A very unknown and interesting little tidbit about 14th century England
is that these fossil sea urchins were so abundant and of such a regular size and mass (one pound exactly)
that Oxfordshire milk-maids used them as a counterweight for butter scales up into the 18th century.
These fossils, which were inexplicably found lying in thousands on open fields far from the sea,
were known as "Chedworth Buns," "Checkbury Buns," or "Poundstones."
They became so popular that they started being used for weights in all other materials such as beads, wool, or flour.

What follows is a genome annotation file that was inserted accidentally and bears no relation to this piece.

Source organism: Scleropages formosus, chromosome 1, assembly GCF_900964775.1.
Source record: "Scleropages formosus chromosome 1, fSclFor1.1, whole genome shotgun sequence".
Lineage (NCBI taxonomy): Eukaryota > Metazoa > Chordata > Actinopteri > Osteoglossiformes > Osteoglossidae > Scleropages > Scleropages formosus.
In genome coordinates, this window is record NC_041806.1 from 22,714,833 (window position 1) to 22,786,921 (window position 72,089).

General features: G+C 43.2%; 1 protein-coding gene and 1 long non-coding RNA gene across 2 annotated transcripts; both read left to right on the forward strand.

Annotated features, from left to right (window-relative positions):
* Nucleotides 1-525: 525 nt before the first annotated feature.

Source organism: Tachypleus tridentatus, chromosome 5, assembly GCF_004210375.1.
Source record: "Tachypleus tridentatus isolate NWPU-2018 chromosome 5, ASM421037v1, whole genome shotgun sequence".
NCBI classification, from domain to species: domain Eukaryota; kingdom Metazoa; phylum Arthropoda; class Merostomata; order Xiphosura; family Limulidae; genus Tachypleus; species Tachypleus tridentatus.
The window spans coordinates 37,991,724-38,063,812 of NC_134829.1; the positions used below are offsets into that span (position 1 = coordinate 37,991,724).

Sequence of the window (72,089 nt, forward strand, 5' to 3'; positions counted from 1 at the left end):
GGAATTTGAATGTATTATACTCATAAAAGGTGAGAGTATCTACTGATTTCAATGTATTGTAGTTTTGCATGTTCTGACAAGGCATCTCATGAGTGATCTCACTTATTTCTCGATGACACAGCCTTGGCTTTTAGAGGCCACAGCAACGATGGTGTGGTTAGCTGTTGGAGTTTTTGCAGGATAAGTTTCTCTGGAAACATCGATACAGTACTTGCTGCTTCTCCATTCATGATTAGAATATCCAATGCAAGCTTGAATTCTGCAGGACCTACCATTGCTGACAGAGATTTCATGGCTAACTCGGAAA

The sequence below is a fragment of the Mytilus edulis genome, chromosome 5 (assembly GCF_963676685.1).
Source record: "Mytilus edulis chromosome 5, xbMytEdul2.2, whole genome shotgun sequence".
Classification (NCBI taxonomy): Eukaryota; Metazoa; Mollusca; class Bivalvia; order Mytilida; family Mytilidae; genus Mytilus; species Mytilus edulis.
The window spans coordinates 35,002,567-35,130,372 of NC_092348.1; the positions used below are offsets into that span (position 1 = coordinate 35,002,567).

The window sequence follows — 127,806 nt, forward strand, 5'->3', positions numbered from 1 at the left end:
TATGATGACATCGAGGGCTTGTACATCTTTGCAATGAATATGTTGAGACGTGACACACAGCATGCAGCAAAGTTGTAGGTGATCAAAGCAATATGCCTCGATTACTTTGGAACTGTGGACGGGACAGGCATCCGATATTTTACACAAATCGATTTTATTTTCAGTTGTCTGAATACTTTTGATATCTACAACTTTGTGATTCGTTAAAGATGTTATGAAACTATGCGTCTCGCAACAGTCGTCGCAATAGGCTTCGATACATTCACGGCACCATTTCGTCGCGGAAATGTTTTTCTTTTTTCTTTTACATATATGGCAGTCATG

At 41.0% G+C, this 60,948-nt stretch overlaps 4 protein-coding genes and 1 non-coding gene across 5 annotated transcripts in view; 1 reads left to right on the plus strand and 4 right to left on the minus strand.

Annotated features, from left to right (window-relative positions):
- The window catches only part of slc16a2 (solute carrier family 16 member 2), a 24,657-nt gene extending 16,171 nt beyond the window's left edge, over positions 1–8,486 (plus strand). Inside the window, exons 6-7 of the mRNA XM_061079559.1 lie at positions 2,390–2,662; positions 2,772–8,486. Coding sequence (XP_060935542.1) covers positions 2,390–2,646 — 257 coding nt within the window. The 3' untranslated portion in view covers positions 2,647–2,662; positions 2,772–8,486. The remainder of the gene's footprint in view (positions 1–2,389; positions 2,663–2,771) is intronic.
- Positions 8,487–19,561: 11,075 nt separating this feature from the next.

But since different numbers of stones were used for different sale items, trade with other countries was very hard,
so a royal statute in 1389 decreed that the official poundstone, or "stone" for short, would be 1 stone for butter,
26 stones for a sack of wool, and 5 stones for glass.
That is how today's English measurement for people and animals, the stone, got its origins.

Clypeus plotti.

Sea Urchin Echinoid
Clypeus plotti

U uk16
Wyck, Rissington,
Gloucestershire, U.K.

Jurassic 180 Million years old

Specimen is 95x100mm.
Aust. $85.00
All sizes are approximate
This is a one only fossil and may not be available.

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